Poetry

April 6, 2016 Poetry , POETRY / FICTION

By

James Diaz

 

 

Raven, I think They Called You 

 

 

you start hitch hiking

west

water drenched socks

and a totem for a smile

it draws the spirits in

at night they dance underneath

your eyelids

 

hold that last boat for me

I have an idea for adventure

stuck between my rib cage

and corset tight

just how in love can we get

without our skins

alluding to something else

in the dark

our hands catching rain water

and sipping from each others

wrinkled palms

we call this communion

 

our children will one day

think of us as magis

weary from the road

but soft of heart

and okay drivers at 2 a.m.

which is, I think,

what really counts after all of this,

remembering how to hold the wheel just right.

 

 

 

 

 

 

 

 

 

Met You at a Diner, You Said You Were Seeing Angels in the Air

 

 

Criss crossed

the ember

marriott light

as boring as a town

you’ve never heard of

how do you say ‘get me out of here’

in every language that there is

how do you do it

such a typical dancer

pirouetting on the ledge

iridescent skin whirled scar over scar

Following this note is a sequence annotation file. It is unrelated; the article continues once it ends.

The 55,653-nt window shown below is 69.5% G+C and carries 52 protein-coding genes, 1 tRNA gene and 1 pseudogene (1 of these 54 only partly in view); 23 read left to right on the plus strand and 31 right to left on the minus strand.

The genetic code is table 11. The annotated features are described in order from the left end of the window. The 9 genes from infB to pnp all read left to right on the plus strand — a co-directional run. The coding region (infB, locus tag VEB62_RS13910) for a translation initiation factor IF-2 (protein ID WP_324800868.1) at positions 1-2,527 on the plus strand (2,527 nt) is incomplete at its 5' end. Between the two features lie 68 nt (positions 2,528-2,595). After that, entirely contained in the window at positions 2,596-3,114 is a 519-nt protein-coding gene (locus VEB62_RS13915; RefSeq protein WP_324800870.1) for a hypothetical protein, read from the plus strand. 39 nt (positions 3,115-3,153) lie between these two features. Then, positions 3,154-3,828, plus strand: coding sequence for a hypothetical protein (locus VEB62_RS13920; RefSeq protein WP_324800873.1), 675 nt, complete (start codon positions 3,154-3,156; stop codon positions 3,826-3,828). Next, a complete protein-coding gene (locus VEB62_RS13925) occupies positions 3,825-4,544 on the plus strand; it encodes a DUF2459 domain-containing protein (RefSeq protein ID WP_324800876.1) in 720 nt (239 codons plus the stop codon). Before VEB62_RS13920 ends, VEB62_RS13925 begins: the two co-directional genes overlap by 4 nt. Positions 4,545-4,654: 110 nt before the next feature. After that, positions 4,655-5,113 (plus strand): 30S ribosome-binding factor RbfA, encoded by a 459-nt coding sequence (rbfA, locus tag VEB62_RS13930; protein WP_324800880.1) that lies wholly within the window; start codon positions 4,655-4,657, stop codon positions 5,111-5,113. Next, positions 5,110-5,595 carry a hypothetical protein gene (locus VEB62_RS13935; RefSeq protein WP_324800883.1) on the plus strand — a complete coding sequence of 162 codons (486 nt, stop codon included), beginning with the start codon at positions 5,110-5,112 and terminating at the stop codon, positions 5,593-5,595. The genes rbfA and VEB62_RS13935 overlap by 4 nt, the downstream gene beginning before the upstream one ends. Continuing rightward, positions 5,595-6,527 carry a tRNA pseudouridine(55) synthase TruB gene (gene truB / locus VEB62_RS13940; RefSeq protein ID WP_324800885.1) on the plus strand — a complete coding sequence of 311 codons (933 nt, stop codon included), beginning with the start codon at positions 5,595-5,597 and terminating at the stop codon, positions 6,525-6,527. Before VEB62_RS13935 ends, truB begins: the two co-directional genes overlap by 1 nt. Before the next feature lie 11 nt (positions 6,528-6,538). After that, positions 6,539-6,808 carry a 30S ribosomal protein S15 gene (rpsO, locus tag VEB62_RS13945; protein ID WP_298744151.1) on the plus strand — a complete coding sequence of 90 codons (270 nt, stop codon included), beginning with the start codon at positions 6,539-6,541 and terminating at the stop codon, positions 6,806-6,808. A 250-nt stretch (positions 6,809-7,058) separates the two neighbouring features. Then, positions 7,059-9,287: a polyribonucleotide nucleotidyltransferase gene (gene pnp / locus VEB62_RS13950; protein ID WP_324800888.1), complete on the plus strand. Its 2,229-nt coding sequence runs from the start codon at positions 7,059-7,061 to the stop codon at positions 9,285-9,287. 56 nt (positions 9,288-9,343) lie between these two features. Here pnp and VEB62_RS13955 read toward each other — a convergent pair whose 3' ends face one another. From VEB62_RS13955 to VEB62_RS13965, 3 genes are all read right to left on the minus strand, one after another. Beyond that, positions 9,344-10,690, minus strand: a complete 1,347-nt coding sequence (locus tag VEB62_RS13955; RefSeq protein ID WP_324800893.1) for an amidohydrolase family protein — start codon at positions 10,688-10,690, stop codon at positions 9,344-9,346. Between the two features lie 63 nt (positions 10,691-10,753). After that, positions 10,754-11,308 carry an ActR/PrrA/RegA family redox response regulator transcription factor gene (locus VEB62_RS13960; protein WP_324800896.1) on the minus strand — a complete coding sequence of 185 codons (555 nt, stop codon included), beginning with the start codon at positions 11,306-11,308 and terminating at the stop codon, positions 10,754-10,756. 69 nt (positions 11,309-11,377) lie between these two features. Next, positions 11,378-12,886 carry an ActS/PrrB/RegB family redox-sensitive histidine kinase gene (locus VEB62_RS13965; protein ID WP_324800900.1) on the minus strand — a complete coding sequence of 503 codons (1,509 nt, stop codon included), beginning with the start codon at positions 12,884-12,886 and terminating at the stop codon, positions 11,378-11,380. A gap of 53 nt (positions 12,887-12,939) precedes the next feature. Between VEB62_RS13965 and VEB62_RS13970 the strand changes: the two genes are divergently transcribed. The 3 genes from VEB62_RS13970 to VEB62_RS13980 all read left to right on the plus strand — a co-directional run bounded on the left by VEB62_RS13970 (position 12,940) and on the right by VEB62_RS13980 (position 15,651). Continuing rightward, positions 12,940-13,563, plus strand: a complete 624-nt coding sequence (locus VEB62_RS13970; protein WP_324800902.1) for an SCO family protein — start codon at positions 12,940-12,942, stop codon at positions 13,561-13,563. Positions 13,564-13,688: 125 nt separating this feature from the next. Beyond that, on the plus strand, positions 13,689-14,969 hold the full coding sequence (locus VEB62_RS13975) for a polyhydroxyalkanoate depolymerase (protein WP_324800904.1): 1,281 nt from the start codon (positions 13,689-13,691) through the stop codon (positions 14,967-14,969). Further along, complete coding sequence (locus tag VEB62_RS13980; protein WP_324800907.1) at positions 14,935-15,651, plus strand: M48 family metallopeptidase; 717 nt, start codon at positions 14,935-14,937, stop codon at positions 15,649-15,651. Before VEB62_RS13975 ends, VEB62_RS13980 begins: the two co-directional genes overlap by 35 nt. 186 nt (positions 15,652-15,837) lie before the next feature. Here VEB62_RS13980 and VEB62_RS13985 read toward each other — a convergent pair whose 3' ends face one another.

body blows in, here I am giving

and giving and

heroin needle is not salvific

but it sure feels safe

 

where do we go after the storm ends

where can I end, you, up on the killer metal

steel bridge built by islanders from

the poverty hutch

of inner coil,

her story makes indents along the soft light

of highway

when we swallow in-

feel that?

thick gulp of gold

shiver, how many gods are you

working with? How many devils?

Is this the right way to say “It cannot last?”

 

 

 

 

 

 

 

 

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James Diaz

James Diaz lives in upstate New York. He is editor of the literary arts journal Anti-Heroin Chic. His work has most recently appeared in HIV Here & Now, Foliate Oak, Indiana Voice Journal, These Fragile Lilacs and Bad Acid Laboratories Inc.

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